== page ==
Andrea Riseborough delves into the joys and tribulations of love in the Channel 4 series “Alice & Jack,” a creation of Victor Levin.
In anticipation of the MipCom premiere of the show, she shares her insights with Variety. She is also an executive producer of the series.
“The frustration of deeply appreciating someone and yet struggling to understand them or be understood by them, that’s a universal connection in life,” she remarks. “Moreover, it’s not solely about frustration; there’s also excitement. Love can propel you to your highest highs, offering the most exultant feeling in the world, yet it can be incredibly challenging. True love is unmatched in its difficulty.”
This is the voyage Alice and Jack (portrayed by Domhnall Gleeson) are about to embark upon. After what seemed to be a one-night stand, they realize they cannot be together, and they equally cannot be apart.
“When Vic shared the initial episode with me, it felt so…awkward, heartrending, and uproariously funny.”
“The absurdity and awkwardness of it all can be comically amusing in hindsight when reflecting on a relationship. I don’t know about you, but I’ve shared some of the heartiest laughs with my friends over the silly, foolish things we do when we’re in love.”
Reuniting with Domhnall Gleeson allowed her to delve deeper into the relationship’s complexity.
“This marks the third project we’ve worked on together with Domhnall. We played a couple in ‘Never Let Me Go,’ and later, I made ‘Shadow Dancer,’ in which he portrayed my brother. We share a history of genuine friendship and mutual respect, which was a valuable asset in bringing depth to the characters.”
Produced by Fremantle, with handling sales responsibilities, “Alice & Jack” was created in collaboration with Me + You Productions, Groundswell Productions, De Maio Entertainment, and Masterpiece.
Although an Oscar nominee and BAFTA winner, recognized for her roles in “Birdman,” “Mandy,” and “To Leslie,” Andrea Riseborough admits that she is more accustomed to working in film.
“Except for their initial encounter, everything was shot out of sequence, which is perpetually confusing to me. Coming from a theater background and having collaborated with Mike Leigh, I kept wondering, ‘Are we doing this in reverse?'”
“The curious aspect about television is that you only possess the project’s beginning. The lack of awareness about where the characters will end up makes it an unusual experience. You are essentially stepping into the great unknown.”
This is why it’s essential to collaborate with the right individuals, such as directors Hong Khaou, whom she describes as “outstanding at guiding actors,” and Juho Kuosmanen.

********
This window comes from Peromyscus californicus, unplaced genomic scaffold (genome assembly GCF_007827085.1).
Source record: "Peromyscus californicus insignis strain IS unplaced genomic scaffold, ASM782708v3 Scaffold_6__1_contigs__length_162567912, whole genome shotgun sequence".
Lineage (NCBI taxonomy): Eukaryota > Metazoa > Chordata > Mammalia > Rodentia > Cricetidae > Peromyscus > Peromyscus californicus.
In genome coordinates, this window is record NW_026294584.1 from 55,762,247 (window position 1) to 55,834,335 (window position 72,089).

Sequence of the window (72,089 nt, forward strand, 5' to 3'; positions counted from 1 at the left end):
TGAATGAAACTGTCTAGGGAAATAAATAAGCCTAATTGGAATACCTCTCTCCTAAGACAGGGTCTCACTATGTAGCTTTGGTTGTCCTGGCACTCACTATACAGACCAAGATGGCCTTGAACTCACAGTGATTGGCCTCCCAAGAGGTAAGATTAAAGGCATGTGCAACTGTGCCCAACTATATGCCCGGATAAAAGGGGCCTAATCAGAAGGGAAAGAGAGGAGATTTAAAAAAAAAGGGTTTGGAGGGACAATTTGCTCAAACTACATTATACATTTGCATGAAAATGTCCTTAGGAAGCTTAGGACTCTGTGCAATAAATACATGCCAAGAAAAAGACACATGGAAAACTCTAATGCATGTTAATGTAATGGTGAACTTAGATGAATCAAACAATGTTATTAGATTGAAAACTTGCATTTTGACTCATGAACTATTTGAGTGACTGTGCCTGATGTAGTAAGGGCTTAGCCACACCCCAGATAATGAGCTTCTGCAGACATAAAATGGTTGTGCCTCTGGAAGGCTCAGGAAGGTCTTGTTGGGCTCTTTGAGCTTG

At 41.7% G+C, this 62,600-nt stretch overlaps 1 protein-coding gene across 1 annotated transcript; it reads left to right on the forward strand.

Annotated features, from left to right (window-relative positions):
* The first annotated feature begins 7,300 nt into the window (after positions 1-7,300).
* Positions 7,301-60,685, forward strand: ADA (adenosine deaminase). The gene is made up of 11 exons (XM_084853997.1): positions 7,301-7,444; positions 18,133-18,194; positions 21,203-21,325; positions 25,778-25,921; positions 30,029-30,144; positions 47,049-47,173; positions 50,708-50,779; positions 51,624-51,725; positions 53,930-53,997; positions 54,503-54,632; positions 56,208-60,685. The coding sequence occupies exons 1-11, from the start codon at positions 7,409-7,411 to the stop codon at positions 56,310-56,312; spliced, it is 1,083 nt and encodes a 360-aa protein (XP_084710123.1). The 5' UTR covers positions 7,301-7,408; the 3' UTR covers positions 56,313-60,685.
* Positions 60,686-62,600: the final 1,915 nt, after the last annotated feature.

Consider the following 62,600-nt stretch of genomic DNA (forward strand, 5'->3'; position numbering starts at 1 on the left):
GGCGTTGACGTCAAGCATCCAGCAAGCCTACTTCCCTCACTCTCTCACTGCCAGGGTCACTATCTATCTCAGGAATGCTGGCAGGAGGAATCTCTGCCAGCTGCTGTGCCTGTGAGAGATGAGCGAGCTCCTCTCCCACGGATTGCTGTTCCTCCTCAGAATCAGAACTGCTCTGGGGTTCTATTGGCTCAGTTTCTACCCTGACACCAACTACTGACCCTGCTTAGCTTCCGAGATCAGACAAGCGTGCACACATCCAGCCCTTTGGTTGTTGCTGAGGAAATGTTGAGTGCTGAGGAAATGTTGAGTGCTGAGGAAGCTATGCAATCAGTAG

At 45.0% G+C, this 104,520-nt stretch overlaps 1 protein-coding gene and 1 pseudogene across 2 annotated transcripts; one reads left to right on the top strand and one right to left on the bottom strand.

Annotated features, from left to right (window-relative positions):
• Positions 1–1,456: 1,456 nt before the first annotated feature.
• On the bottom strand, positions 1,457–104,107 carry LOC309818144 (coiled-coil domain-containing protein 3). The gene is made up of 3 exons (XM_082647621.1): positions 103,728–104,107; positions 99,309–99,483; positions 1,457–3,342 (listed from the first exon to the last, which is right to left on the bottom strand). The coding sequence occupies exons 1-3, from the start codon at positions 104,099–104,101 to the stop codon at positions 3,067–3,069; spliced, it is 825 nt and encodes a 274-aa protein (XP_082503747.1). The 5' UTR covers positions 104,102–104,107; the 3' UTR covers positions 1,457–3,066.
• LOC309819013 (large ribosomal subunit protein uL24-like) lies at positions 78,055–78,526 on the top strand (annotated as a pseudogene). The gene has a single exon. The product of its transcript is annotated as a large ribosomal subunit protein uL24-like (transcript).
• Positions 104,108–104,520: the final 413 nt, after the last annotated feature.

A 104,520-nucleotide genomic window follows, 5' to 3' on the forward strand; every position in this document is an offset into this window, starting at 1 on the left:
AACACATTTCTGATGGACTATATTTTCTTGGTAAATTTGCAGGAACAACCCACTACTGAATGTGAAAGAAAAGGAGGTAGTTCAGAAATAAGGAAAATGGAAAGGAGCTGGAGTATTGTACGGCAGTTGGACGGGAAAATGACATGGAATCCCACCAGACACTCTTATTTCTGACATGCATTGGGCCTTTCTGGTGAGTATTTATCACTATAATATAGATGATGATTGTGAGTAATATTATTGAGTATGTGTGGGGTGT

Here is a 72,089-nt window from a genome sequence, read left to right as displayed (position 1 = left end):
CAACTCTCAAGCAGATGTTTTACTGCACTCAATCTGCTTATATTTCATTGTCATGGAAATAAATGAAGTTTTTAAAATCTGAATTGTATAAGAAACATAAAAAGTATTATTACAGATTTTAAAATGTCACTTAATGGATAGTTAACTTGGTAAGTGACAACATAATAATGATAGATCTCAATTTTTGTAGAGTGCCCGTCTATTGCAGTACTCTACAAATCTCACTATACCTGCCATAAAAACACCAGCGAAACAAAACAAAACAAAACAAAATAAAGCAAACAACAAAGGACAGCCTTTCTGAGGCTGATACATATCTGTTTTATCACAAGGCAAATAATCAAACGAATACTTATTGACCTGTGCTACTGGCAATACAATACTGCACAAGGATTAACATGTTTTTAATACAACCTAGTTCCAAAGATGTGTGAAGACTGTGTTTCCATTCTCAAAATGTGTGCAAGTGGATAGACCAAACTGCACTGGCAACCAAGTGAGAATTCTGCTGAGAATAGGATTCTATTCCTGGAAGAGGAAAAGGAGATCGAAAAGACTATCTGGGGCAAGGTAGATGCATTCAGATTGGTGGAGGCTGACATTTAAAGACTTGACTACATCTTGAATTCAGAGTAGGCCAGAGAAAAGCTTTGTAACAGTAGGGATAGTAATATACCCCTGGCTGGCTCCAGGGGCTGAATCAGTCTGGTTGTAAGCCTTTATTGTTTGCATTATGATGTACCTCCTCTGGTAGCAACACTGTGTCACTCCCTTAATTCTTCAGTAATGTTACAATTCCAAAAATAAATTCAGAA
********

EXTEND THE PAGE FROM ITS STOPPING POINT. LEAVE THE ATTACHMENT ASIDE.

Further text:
“I have long been a believer in Juho Kuosmanen. ‘Compartment No. 6’ was exquisitely beautiful. I was insistent that we should aim for someone with a distinctive cinematic voice because establishing the language for that initial segment was incredibly significant.”
While shooting “What Remains” in Finland, she reached out to him.
“I sent him a message on WhatsApp, which felt like a tremendous victory because everyone had been telling me how elusive he was. Following a relaxed Finnish moment, it became evident that he would participate. He strikes a balance between profound bleakness and pure levity.”
“There was no purpose in creating [the show] unless it involved truly exceptional individuals. All too often, we attempt to bring things to life merely for the sake of doing so. I never want to do that.”
With the support of her “brilliant” co-stars Aisling Bea, Sunil Patel, and Aimee Lou Wood, she embraced the challenge of portraying a character with an “inscrutable code,” a successful professional grappling with profound trauma.
“She’s a true enigma, which is perhaps the most intriguing aspect of Alice. I felt that she was a fully developed, captivating human being, replete with profound flaws, making her truly engaging,” she reflects.
“Humanity can be narrowly and peculiarly represented, but there are countless individuals brimming with complexity. One often experiences unanticipated reactions, which may not align with cinematic conventions but stay true to life.”
As the love story between Alice and Jack spans several years, it carries a sense of “eternity and permanence.”
“It doesn’t conform to traditional norms and does not appear flawless from the outside. Yet, it’s an immense love story. Perhaps it’s something all of us experience but seldom discuss,” ponders Riseborough.
“Love is profoundly intimidating. It’s a monumental challenge to lay your heart on the line. I know it is for me, but thankfully, I continue to take that risk.”